Celebrities create an "ethical appeal".

Brad Pitt, Leonardo DiCaprio, Quentin Tarantino, and Margot Robbie are good examples of high-profile Hollywood stars who create an "ethical appeal" when they sign up for a project. (Image via IMDb.)

In the world of storytelling, that's a good reason why we spend what we spend on famous actors and directors. The studios come up with the rhetorical argument that we should give them our money to see the latest what they did. We generally like to hold onto our money and there are plenty of movies to choose from. So here's why we should listen to you. It's a bit of a self-continuing circle. A director who has made successful films in the past is likely to do so again. Therefore, paying them big bucks to sign up for a project is a worthwhile investment for a studio. It adds credibility to the project so now famous actors are more likely to sign up and we're more likely to pay the money to see the movie because wow, look at all of that ethos!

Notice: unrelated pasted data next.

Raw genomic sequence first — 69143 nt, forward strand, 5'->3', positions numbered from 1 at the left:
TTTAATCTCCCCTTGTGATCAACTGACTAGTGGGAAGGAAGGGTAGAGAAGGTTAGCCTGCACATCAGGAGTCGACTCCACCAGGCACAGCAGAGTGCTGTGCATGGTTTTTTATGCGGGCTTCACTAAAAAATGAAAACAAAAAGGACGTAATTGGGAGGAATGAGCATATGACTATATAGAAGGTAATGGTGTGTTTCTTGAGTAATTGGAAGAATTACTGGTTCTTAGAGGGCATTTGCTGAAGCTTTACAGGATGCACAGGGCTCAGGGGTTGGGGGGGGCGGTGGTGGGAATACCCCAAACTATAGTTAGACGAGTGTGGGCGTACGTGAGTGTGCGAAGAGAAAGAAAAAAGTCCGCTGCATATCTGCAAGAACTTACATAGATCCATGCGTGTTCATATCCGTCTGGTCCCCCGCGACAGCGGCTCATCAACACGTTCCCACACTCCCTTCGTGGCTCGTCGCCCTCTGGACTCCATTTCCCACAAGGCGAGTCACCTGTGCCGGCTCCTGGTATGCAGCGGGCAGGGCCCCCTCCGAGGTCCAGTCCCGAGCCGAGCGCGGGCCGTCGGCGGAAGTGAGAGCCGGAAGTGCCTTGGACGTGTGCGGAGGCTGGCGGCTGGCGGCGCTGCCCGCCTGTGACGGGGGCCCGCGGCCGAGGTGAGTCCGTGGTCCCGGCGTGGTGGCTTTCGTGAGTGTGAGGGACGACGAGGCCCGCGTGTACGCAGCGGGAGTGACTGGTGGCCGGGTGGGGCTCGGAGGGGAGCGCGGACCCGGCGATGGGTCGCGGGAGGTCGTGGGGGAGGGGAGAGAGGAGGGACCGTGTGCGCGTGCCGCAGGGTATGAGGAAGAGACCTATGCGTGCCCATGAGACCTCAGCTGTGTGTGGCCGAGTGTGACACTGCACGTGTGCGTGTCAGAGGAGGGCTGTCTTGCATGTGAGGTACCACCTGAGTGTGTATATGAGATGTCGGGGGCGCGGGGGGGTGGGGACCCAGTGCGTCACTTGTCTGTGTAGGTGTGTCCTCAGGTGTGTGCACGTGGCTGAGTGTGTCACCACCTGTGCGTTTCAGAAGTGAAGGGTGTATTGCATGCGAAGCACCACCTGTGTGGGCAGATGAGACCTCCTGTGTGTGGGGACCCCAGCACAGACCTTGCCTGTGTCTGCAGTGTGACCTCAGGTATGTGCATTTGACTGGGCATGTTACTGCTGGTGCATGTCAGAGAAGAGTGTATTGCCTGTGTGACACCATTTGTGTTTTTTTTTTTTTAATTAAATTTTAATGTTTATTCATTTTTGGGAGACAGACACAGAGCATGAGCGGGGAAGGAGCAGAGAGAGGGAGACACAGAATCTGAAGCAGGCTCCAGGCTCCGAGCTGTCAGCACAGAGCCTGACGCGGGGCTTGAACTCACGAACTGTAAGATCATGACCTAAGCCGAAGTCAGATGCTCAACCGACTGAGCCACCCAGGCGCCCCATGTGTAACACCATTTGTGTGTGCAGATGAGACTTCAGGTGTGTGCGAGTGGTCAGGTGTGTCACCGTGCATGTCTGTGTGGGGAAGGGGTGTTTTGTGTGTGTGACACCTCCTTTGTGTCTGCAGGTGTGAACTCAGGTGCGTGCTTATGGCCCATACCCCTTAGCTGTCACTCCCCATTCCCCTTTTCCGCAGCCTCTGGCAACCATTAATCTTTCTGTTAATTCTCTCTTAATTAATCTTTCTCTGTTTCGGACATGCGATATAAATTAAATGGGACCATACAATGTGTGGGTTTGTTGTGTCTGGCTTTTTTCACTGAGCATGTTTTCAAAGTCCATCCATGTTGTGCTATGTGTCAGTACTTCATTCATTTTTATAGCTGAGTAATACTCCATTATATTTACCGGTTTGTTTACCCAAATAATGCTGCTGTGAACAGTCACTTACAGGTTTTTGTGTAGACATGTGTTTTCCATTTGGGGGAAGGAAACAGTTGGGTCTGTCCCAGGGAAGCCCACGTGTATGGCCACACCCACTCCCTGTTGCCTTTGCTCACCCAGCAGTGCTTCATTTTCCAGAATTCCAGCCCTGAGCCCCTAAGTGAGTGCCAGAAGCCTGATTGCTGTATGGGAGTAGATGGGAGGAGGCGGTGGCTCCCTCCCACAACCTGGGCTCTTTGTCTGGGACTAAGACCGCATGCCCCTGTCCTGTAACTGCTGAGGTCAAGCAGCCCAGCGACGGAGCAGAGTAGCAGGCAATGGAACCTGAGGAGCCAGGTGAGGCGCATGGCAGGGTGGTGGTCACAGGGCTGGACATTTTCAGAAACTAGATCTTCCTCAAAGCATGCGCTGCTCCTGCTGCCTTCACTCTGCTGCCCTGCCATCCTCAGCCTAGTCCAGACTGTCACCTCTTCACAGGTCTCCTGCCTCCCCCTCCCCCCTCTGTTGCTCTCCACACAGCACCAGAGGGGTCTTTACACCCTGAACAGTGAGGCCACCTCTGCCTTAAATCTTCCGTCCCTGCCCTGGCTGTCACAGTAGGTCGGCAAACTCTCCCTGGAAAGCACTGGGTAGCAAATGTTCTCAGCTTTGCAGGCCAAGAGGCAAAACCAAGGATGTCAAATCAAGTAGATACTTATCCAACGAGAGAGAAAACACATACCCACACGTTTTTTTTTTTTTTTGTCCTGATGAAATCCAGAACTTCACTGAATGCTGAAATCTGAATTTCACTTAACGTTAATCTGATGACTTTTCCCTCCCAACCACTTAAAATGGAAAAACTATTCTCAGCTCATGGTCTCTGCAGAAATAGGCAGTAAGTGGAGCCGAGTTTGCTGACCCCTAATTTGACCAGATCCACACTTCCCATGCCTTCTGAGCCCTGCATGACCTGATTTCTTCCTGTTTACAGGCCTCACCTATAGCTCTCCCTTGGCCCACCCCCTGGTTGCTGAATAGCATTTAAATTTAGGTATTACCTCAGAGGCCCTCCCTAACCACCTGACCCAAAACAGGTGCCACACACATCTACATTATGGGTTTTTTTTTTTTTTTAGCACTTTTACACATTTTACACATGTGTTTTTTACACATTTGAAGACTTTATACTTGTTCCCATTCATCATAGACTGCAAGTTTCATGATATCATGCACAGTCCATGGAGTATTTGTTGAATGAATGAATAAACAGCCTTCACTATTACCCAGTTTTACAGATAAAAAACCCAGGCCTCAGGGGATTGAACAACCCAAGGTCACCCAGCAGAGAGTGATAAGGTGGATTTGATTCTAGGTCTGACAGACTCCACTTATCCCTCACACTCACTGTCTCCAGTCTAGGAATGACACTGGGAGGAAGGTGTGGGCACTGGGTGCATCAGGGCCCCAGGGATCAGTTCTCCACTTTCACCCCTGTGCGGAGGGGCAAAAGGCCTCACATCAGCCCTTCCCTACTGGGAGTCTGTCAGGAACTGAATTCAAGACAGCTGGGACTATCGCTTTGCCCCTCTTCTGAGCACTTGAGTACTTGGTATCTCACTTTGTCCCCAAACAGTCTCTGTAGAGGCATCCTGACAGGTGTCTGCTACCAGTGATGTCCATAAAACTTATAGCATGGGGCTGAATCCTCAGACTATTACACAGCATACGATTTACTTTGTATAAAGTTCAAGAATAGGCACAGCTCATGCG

But you may not have the budget to run J.J. Abrams on your passion project. There are other ways to build credibility. It is very likely that your audience knows nothing about you, your crew, or the project. If they watch your movie, it's either because you marketed it properly, someone recommended it, or it's just plain stupid luck. Good luck in the latter scenario – not much ethos can do for you here. In the first two cases, however, your project has a good reputation: the reputation you built with your trailers, your social campaign, and even the title you chose. If you keep what you promised and show that you know your way around a camera, crew, and set, your audience will have plenty of reasons to put ethos into your operation. Animation photography and cool camera stunts are tempting, but if they don't land, neither will your movie and you have a credibility problem, not an advantage.